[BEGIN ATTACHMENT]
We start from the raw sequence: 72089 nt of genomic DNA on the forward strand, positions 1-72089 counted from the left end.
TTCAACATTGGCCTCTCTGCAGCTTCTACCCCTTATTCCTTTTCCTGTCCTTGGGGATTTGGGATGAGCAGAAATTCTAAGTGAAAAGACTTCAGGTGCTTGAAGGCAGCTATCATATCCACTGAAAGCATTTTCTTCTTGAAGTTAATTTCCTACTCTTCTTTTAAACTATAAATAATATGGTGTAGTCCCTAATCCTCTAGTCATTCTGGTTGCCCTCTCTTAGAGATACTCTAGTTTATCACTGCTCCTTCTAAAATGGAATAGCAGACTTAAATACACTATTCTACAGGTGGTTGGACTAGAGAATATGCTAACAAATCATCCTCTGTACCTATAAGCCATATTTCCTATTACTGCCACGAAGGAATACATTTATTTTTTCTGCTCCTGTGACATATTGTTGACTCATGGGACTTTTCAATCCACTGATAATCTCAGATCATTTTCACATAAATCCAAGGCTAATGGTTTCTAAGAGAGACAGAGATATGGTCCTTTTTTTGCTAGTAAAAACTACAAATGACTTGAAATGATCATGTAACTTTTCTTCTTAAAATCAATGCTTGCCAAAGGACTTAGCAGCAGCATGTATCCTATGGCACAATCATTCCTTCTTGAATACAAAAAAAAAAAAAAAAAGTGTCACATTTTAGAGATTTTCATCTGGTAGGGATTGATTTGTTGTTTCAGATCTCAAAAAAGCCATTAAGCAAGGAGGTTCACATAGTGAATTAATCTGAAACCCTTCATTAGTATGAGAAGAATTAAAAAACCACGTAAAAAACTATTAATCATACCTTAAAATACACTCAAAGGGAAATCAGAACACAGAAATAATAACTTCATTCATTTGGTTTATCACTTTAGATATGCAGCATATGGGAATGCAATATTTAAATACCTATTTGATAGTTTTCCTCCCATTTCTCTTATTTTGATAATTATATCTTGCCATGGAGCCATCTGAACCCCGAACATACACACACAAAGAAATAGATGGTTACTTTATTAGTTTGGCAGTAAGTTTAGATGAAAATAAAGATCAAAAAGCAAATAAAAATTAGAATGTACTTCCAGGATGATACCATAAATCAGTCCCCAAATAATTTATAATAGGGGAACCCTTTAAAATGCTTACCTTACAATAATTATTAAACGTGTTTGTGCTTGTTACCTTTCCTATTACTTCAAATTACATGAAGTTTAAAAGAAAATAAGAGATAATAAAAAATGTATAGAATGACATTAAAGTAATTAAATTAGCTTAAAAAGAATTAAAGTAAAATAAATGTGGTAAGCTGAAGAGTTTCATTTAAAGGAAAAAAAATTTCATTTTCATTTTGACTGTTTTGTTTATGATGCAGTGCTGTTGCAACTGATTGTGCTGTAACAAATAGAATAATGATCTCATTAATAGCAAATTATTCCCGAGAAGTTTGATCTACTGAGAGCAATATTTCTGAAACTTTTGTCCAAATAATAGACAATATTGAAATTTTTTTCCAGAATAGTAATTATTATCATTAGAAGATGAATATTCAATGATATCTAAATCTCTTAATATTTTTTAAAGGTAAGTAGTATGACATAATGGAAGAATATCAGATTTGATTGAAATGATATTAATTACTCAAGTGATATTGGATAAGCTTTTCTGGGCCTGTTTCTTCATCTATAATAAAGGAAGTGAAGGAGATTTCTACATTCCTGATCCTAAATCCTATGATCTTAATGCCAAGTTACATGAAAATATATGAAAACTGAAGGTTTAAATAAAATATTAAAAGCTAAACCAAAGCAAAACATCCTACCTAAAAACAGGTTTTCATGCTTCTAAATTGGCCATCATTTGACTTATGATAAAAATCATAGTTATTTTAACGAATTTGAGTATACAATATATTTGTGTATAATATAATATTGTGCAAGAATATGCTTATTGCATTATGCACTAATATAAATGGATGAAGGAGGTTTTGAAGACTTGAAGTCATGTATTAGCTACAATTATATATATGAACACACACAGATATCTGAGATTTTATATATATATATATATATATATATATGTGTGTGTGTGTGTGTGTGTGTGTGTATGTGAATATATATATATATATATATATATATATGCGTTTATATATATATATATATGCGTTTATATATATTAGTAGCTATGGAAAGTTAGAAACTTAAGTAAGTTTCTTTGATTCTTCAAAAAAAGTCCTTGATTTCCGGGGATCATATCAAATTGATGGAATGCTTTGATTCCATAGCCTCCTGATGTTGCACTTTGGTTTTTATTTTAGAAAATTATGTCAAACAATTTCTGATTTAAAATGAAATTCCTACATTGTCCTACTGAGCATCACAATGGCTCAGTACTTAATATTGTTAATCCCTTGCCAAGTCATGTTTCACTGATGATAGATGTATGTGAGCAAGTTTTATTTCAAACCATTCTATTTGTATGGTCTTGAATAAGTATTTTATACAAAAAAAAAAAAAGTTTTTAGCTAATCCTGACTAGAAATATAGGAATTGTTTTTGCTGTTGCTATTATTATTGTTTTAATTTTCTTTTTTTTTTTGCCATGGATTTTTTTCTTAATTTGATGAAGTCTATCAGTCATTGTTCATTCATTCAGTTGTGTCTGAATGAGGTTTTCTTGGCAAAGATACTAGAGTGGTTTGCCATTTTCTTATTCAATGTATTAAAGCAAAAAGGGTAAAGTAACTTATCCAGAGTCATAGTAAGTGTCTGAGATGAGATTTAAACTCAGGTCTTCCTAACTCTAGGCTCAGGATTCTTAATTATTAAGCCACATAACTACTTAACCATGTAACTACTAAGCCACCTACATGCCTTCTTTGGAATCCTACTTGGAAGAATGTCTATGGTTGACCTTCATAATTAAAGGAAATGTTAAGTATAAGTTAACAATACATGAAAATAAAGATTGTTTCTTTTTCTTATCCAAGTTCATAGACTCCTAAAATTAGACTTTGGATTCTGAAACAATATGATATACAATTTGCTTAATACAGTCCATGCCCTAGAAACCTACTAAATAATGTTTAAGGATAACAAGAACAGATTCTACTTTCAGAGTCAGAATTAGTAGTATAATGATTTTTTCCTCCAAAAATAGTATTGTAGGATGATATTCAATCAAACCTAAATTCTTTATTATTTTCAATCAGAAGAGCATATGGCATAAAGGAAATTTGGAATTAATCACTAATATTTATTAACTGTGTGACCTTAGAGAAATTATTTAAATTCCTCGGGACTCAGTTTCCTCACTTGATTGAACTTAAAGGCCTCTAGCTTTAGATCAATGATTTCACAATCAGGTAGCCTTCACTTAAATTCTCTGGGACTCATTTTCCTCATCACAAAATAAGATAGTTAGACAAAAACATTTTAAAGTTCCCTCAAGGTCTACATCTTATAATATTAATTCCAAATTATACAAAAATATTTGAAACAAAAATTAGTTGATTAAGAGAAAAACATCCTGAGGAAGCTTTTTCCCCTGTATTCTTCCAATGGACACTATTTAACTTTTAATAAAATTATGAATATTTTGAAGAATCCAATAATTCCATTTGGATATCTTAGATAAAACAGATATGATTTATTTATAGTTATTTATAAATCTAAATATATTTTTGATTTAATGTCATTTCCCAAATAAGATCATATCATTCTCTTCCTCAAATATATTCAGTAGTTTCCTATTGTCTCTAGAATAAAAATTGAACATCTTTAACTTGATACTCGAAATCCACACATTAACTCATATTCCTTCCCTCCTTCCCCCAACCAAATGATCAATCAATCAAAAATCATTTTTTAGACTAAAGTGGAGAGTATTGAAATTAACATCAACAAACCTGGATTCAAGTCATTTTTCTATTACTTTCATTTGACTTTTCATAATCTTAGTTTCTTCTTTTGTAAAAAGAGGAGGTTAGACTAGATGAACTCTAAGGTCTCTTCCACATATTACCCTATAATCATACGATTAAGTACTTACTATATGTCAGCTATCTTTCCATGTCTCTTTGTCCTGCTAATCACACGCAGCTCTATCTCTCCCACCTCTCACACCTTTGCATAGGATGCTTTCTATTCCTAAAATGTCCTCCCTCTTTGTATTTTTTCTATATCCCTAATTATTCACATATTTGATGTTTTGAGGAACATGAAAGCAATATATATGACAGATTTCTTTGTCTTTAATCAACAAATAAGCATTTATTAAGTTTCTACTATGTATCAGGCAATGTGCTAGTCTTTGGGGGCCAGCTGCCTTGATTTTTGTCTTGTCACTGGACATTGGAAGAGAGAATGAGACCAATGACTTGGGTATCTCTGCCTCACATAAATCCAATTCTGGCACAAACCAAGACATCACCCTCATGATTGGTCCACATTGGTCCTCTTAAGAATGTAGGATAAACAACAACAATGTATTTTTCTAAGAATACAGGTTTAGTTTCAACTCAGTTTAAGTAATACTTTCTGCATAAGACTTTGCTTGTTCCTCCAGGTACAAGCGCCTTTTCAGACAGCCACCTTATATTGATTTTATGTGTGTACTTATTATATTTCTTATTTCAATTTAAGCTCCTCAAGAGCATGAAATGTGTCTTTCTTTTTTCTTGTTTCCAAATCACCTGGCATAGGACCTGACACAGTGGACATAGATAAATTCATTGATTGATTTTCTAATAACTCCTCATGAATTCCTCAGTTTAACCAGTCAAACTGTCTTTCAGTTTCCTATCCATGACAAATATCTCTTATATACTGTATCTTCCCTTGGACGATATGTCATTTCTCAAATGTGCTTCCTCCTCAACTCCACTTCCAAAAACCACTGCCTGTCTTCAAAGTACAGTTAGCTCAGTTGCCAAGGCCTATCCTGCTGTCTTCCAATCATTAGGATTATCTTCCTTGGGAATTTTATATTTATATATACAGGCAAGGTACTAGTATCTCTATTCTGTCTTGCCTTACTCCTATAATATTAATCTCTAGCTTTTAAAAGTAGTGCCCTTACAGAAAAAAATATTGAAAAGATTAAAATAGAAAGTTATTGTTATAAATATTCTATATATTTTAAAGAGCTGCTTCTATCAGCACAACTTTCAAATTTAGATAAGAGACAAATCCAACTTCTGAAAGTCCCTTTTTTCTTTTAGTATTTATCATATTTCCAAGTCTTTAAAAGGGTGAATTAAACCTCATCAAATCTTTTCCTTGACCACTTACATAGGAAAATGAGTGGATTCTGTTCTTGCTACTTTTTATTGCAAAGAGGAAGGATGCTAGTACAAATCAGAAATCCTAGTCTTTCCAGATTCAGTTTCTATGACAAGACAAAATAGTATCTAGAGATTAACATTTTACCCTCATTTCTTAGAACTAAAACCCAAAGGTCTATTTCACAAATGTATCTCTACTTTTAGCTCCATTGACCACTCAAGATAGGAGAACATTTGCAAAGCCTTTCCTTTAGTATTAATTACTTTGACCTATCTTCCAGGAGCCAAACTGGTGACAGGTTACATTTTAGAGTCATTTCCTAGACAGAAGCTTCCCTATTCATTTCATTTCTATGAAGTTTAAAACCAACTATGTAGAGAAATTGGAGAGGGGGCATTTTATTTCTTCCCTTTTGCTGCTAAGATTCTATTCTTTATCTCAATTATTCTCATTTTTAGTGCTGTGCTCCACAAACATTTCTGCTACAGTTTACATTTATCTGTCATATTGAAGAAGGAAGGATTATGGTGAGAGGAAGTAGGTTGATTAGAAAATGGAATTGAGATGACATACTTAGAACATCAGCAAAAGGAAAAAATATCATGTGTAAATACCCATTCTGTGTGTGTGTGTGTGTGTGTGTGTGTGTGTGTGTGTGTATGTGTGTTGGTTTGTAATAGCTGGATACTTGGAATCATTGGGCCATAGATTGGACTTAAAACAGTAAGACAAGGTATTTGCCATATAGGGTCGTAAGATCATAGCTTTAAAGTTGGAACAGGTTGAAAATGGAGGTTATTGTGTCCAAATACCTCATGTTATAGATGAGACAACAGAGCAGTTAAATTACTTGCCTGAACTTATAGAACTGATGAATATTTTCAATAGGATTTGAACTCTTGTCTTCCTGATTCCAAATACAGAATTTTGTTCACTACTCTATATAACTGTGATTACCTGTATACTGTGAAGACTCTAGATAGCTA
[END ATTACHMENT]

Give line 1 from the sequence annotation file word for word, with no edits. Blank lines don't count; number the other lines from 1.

We start from the raw sequence: 72089 nt of genomic DNA on the forward strand, positions 1-72089 counted from the left end.